Parse, validate, and format phone numbers in Ruby using Google's libphonenumber database
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Strip leading country code without leading plus


GlobalPhone parses, validates, and formats local and international phone numbers according to the E.164 standard.

Store and display phone numbers in your app. Accept phone number input in national or international format. Convert phone numbers to international strings (+13125551212) for storage and retrieval. Present numbers in national format ((312) 555-1212) in your UI.

Designed with the future in mind. GlobalPhone uses format specifications from Google's open-source libphonenumber database. No need to upgrade the library when a new phone format is introduced—just generate a new copy of the database and check it into your app.

Pure Ruby. No dependencies. GlobalPhone is designed for Ruby 1.9.3 and up. (Works in 1.8.7, too—just bring your own json gem.)


  1. Add the global_phone gem to your app. For example, using Bundler:

    $ echo "gem 'global_phone'" >> Gemfile
    $ bundle install
  2. Use global_phone_dbgen to convert Google's libphonenumber PhoneNumberMetaData.xml file into a JSON database for GlobalPhone.

    $ gem install global_phone_dbgen
    $ global_phone_dbgen > db/global_phone.json
  3. Tell GlobalPhone where to find the database. For example, in a Rails app, create an initializer in config/initializers/global_phone.rb:

    require 'global_phone'
    GlobalPhone.db_path = Rails.root.join('db/global_phone.json')


Parse an international number string into a GlobalPhone::Number object:

number = GlobalPhone.parse('+1-312-555-1212')
# => #<GlobalPhone::Number territory=#<GlobalPhone::Territory country_code=1 name=US> national_string="3125551212">

Query the country code and likely territory name of the number:

# => "1"
# => "US"

Present the number in national and international formats:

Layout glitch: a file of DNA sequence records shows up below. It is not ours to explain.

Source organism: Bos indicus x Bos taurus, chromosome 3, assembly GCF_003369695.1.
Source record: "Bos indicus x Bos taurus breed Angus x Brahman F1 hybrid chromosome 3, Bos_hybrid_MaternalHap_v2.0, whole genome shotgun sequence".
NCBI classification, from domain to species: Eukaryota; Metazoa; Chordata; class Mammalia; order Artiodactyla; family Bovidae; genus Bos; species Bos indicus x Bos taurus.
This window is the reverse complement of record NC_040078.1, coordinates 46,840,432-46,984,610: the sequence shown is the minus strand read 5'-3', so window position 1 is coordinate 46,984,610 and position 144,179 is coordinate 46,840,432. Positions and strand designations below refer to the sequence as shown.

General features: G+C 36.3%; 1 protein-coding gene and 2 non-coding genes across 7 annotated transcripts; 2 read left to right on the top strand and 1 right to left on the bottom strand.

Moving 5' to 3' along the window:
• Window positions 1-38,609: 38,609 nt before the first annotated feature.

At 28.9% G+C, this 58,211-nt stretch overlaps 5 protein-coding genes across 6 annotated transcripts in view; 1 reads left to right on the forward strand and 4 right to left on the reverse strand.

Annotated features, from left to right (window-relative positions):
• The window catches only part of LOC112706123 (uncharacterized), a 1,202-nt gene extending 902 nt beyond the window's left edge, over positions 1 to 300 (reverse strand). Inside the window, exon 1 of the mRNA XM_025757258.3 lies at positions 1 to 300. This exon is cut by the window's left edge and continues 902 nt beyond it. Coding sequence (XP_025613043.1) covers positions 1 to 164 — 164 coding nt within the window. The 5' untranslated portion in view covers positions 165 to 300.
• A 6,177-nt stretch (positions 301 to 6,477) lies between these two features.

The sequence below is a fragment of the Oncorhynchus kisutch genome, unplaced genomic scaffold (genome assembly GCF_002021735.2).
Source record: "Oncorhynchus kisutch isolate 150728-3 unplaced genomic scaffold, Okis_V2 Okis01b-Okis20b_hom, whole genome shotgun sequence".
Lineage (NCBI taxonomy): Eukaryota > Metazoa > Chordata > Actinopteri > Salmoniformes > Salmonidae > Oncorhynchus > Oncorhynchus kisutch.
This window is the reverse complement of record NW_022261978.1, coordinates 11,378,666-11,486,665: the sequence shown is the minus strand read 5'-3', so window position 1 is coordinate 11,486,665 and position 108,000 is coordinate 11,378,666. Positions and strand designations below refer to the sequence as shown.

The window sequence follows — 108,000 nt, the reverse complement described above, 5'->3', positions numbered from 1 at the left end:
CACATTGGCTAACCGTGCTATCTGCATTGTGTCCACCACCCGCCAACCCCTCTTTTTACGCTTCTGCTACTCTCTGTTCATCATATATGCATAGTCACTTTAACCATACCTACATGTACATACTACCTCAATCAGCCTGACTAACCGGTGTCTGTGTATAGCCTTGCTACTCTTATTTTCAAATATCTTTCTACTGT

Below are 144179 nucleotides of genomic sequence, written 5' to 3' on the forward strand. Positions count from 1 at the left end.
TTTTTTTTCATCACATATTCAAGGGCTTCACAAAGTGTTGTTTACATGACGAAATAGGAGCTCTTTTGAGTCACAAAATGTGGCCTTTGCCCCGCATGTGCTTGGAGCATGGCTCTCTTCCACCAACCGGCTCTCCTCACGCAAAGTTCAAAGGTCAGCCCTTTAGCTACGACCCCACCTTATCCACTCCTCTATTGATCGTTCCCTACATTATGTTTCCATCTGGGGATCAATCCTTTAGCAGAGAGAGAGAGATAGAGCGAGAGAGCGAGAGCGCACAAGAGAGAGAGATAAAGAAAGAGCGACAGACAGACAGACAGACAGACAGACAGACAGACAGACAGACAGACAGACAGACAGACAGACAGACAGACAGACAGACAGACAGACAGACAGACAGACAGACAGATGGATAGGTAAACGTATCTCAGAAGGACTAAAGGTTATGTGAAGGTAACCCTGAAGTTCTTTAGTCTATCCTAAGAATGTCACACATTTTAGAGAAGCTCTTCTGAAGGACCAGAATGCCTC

# => "(312) 555-1212"

# => "+1 312-555-1212"

Is the number valid? (Note: this is not definitive. For example, the number here is "valid" by format, but there are no US numbers that start with 555. The valid? method may return false positives, but should not return false negatives unless the database is out of date.)

# => true

Get the number's normalized E.164 international string:

# => "+13125551212"

Parse a number in national format for a given territory:

number = GlobalPhone.parse("(0) 20-7031-3000", :gb)
# => #<GlobalPhone::Number territory=#<GlobalPhone::Territory country_code=44 name=GB> national_string="2070313000">

Parse an international number using a territory's international dialing prefix:

number = GlobalPhone.parse("00 1 3125551212", :gb)
# => #<GlobalPhone::Number territory=#<GlobalPhone::Territory country_code=1 name=US> national_string="3125551212">

Set the default territory to Great Britain (territory names are ISO 3166-1 Alpha-2 codes):

GlobalPhone.default_territory_name = :gb
# => :gb

GlobalPhone.parse("(0) 20-7031-3000")
# => #<GlobalPhone::Number territory=#<GlobalPhone::Territory country_code=44 name=GB> national_string="2070313000">

Shortcuts for validating a phone number:

GlobalPhone.validate("+1 312-555-1212")
# => true

# => true

GlobalPhone.validate("(0) 20-7031-3000")
# => false

GlobalPhone.validate("(0) 20-7031-3000", :gb)
# => true

Shortcuts for normalizing a phone number in E.164 format:

GlobalPhone.normalize("(312) 555-1212")
# => "+13125551212"

# => "+442070313000"

GlobalPhone.normalize("(0) 20-7031-3000")
# => nil

GlobalPhone.normalize("(0) 20-7031-3000", :gb)
# => "+442070313000"


GlobalPhone currently does not parse emergency numbers or SMS short code numbers.

Validation is not definitive and may return false positives, but should not return false negatives unless the database is out of date.

Territory heuristics are imprecise. Parsing a number will usually result in the territory being set to the primary territory of the region. For example, Canadian numbers will be parsed with a territory of US. (In most cases this does not matter, but if your application needs to perform geolocation using phone numbers, GlobalPhone may not be a good fit.)


The GlobalPhone source code is hosted on GitHub. You can check out a copy of the latest code using Git:

$ git clone

If you've found a bug or have a question, please open an issue on the issue tracker. Or, clone the GlobalPhone repository, write a failing test case, fix the bug, and submit a pull request.

GlobalPhone is heavily inspired by Andreas Gal's PhoneNumber.js library.

Version History

1.0.1 (May 29, 2013)

  • GlobalPhone::Number#to_s returns the E.164 international string.
  • Ensure GlobalPhone::Number always returns strings for #national_format, #international_format, and #international_string, regardless of validity.
  • Relax format restrictions to more loosely match available national number patterns.

1.0.0 (May 28, 2013)

  • Initial public release.


Copyright © 2013 Sam Stephenson

Released under the MIT license. See LICENSE for details.